Claiming they are a "lost generation" is no excuse for their naïveté, still less for their violence. Which led directly, let's be clear, to the National Security Law and its draconian results.
BTW why shouldn't we be for "stability, law & order, and prosperity"? Why should that be so reviled?


Saturday 13 February 2021

Happy Niu Year! Year of the Ox -- 牛

3,000 years ago, the character for "Ox, a pretty good pictogram.
Looks like it does today. And is understood the same,
no matter how you pronounce it

 My cross-linguistic pun. “Niu” is the Mandarin pinyin pronunciation of the character:
sounds like “new” and means “Ox”, this our Chinese New Year. So: “Happy Niu Year”!

It beings to mind one of the advantages of China’s pictographic language, over an alphabetic one: everyone can recognise the character and know it means “Ox”, no matter how they pronounce it.

Another example: is pronounced “Ni “ in Mandarin and “Lei” in Cantonese but in both cases means “you”. is pronounced "Wo" in Mandarin and "Ngo" in Cantonese, but in both cases means "I" or "me". is pronounced "Yong" in Mandarin and "Wing" in Cantonese, but in both cases means "Forever". And so on.

[I’ll add a bit more later. Right now I’m prepping dinner, Asian-style salmon and stir-fried veges]


Here: An answer to the question "Why does China remain one of the few countries not to transfer to an alphabet-system of writing". 

[Me: to which I would add: that it helps memorise. I can more easily recall poetry in Chinese than in English. And that's for someone who learnt Chinese as an adult. If that's the case for me, it must even more be the case for native speakers]

Also: the answer below is not the one I was looking for which highlighted the unifying effect of Chinese characters on Qin-dynasty China. Every character was recognised for its meaning, whatever the pronunciation of it.

North Plaza Sunset

Discovery Bay Hong Kong North Plaza

Just now, on bike ride. Plenty of people out and about for Chinese New Year…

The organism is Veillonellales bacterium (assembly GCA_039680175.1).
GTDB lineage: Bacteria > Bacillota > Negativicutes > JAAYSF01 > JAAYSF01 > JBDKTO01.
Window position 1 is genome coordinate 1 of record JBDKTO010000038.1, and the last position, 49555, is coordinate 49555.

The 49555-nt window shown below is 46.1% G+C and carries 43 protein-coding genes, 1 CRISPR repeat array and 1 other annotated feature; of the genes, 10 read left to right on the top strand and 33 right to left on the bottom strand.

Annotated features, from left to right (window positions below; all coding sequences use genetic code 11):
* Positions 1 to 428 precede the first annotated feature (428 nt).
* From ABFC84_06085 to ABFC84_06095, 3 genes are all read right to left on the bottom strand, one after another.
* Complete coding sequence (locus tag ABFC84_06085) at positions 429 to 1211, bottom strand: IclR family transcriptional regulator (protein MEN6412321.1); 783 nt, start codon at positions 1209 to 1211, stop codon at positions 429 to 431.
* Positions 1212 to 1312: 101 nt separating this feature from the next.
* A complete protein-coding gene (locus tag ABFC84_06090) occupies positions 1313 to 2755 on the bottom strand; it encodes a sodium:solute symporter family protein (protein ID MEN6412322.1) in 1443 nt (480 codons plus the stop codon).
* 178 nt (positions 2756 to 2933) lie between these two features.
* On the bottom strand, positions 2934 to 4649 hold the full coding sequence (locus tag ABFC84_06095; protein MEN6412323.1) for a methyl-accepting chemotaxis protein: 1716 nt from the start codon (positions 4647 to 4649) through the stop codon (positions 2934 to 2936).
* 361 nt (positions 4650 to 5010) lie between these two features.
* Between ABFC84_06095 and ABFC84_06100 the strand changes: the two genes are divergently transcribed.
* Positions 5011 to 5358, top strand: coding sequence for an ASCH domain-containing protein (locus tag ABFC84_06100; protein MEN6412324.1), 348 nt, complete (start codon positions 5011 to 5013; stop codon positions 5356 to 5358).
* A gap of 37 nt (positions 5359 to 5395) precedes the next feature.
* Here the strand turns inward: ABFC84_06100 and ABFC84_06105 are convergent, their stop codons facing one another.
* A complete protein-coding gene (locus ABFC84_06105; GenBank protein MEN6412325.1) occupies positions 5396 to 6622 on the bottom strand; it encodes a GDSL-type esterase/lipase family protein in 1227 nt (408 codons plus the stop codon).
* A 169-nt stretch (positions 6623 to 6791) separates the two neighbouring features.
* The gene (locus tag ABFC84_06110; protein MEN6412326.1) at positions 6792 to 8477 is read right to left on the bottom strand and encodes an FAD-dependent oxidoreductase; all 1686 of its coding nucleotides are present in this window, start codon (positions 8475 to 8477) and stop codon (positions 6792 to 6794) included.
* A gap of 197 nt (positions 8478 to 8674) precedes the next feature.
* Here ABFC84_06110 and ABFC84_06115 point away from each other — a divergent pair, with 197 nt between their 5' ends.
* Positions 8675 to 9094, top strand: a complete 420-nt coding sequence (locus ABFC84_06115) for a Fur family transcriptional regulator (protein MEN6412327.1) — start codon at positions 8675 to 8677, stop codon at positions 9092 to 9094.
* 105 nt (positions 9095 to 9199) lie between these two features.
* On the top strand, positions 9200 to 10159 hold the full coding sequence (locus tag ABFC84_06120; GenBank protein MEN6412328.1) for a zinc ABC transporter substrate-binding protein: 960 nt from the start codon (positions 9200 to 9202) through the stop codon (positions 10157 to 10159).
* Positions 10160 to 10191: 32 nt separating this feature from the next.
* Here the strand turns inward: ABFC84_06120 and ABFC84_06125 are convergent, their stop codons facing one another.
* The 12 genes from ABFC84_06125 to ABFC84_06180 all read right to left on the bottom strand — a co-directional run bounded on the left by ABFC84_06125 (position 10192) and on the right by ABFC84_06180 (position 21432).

Wednesday 10 February 2021

Finally… Rain!


Our kitchen garden
It’s been months since we had rain here in Hong Kong. The football pitch in our park has been grey, bare and hard. Souther China is in “severe drought”. Winter is usually dry in this part of the world, but not this dry.

Gently continues thru the day. 

Tuesday 9 February 2021

DB North Plaza

Looking East to Central Hong Kong
It’s been beautiful bike riding weather recently. But toooo dry. We need rain.

Sunday 7 February 2021

Friday 5 February 2021

Godmother Tan’s heavenly sauce


In these troubled, sickly times we need something powerful and chilly and crunchy and plain delicious to ward off the doldrums. And that’s Godmother Tan’s Guizhou chilly paste. 

Whipped up by a then impoverished widow, Tan Huibin in the 90s to go with her street food noodles, it became famous as she donated meals, poor as she was, to the even poorer.  Hence the name “Od Godmother” sauce, Lao Gan Ma, 老干妈. The Post has a story.

It’s not easily available. A similar sauce I’ve been eating daily for years: Guilin Chilli sauce. 

[Online, at least for Hong Kong, it’s at]

Monday 1 February 2021

The first Ko-el



Last year, I thought it was early too, and it was Super Bowl Monday, our time. February 13.

This year even earlier. His — and it’s always “his” — plaintive, rising, desperate plea ringing out from high in the trees. Rarely seen. Always heard.

And I’m thinking “omg, it’s Koel time again. Already!”